Results from the TECOS trial indicate patients with type 2 diabetes and cardiovascular disease treated with sitagliptin are not at higher risk for cardiovascular events or hospitalization.
The first dipeptidyl peptidase-4 (DPP-4) inhibitor was approved in 2006 and since then several studies have shown that this class of drugs may be associated with an increased risk of cardiovascular events, especially heart failure. Now, results from the Trial Evaluating Cardiovascular Outcomes with Sitagliptin (TECOS) indicate that one DPP-4 inhibitor, sitagliptin, is not associated with an increased risk of cardiovascular events.
The TECOS trial was a 6-year study that evaluated cardiovascular outcomes in patients with type 2 diabetes and cardiovascular disease who were randomized to receive either sitagliptin or placebo, in addition to standard diabetes care. Rury R. Holman, FRCP, FMedSci, cochair of the TECOS executive committee, and colleagues presented the findings on June 8 at the American Diabetes Association 75th Scientific Sessions in Boston, MA.
TECOS enrolled 14,671 participants (7,332 in the sitagliptin arm and 7,339 in the placebo arm) from 38 different countries (17.7% from the US). Patients were at least 50 years old, had an HbA1c level from 6.5 to 8.0%, and had a preexisting vascular disease such as a history of myocardial infarction, coronary revascularization, or ischemic stroke. Nearly three-fourths (74%) of patients in each group had a prior cardiovascular event. Both groups had an average body mass index (BMI) of 30.2, epidermal growth factor receptor (eGFR) of 74.9, and a female population slightly above 29%. While no patients were on open-label DPP-4 inhibitors or glucagon-like peptide-1 (GLP-1) agonists, nearly 80% were also taking metformin.
Subjects with an eGFR of 50 mL/min or above were prescribed sitagliptin 100 mg/day and those with 30 to 50 mL/min received 50 mg/day. Study author Jennifer B. Green, MD, explained that patients were advised to continue any existing glucose-lowering medications unless otherwise instructed. The average total follow-up period was 5.7 years and duration of the disease did not prove to cause any differences in the data.
The authors revealed there were no significant differences between the two groups in terms of the study’s primary composite cardiovascular endpoint (cardiovascular-related death, nonfatal myocardial infarction, nonfatal stroke, or hospitalization for unstable angina) or in the secondary endpoint of hospitalization for heart failure.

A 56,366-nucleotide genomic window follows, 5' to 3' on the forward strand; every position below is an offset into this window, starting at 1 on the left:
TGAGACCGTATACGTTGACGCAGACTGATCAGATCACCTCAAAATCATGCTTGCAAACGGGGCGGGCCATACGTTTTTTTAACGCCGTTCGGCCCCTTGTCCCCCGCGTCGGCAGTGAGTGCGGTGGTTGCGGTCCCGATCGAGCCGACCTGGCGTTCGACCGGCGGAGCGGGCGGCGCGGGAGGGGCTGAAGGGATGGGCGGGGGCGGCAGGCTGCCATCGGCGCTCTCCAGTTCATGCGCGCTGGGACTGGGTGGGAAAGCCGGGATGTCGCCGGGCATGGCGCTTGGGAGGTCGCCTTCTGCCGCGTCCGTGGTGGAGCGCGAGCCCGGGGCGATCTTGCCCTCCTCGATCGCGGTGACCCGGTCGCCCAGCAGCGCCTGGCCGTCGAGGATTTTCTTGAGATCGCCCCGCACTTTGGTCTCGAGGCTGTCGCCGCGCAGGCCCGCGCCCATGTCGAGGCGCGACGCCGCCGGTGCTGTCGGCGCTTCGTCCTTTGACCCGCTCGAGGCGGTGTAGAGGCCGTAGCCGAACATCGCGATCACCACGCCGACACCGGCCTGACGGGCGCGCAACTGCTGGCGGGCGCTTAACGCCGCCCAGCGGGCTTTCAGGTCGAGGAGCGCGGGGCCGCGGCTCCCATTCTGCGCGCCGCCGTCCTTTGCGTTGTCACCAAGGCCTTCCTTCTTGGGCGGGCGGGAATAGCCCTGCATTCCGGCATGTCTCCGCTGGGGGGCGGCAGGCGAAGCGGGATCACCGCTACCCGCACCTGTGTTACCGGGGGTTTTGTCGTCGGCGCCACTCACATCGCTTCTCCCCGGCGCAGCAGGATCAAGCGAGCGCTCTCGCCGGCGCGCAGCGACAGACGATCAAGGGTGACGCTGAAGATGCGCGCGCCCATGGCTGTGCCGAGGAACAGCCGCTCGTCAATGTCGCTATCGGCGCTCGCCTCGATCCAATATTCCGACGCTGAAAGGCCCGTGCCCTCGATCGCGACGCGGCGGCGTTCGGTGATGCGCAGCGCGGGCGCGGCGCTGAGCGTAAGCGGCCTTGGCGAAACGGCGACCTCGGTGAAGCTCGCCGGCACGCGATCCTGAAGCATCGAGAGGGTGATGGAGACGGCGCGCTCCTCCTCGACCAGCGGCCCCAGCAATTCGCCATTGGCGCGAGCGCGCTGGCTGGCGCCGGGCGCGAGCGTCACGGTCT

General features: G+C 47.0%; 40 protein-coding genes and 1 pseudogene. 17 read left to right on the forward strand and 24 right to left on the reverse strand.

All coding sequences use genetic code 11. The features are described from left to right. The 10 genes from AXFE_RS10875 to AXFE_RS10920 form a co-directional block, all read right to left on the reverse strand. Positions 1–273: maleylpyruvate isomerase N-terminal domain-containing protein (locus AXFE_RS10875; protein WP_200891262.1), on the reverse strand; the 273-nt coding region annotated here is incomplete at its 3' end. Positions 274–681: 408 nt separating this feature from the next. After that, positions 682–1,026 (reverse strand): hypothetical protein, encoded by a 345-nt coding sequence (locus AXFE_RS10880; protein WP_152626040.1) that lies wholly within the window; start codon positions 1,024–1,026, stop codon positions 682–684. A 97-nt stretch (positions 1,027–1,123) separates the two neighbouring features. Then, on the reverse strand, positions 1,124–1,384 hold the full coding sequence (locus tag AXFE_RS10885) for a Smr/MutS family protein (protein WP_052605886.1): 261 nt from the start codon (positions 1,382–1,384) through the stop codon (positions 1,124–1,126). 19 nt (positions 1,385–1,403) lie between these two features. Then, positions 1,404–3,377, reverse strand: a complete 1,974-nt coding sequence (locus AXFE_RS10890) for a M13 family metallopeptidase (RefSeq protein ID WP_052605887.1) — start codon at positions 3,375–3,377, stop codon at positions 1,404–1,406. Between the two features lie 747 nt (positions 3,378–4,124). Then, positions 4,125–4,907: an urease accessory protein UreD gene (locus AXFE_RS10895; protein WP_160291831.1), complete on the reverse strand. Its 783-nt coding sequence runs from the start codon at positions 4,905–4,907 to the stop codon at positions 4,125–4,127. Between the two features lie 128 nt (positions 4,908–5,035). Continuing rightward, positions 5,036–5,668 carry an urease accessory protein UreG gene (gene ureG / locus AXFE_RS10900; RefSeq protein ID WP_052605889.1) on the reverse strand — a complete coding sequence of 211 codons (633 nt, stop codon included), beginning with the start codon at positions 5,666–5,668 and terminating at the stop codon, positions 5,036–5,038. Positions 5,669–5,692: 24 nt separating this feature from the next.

There were also no significant differences between the groups in rates of infection, severe hypoglycemia, renal failure, or cancer.
M. Angelyn Bethel, MD, another researcher on the study, said that one “statistically significant” finding showed that there was a fairly consistent eGFR drop of 1.34 mL/mill in the sitagliptin group compared to placebo.
Researchers predicted 1,300 primary events would occur; however, that number was slightly higher with cardiovascular outcomes occurring in 839 patients (11.4%) who received sitagliptin and 851 (11.6%) on placebo.
“Again, the adults are identical in [hospitalization for heart failure or cardiovascular death with] 538 sitagliptin (7.3%) and 525 patients (7.2%) in the placebo group,” Holman said.
Over the course of the trial, sitagliptin patients proved to have better glycemic control when compared to the placebo group, with a lower average by 0.29%.
“The utility of sitagliptin as a glucose-lowering agent was confirmed by the more frequent initiation of insulin therapy and the greater need for additional anti-hyperglycemic agents in the placebo group compared with the sitagliptin group,” the authors wrote.
Furthermore, 547 patients (7.5%) taking sitagliptin and 537 (7.3%) taking placebo died during TECOS — 167 on sitagliptin (2.3%) and 171 on placebo (2.3%) being non-cardiovascular deaths. Taking into the account the number of events, Holman explained that they “didn’t identify any gain or failure” with the DPP-4 inhibitor in regards to cardiovascular health.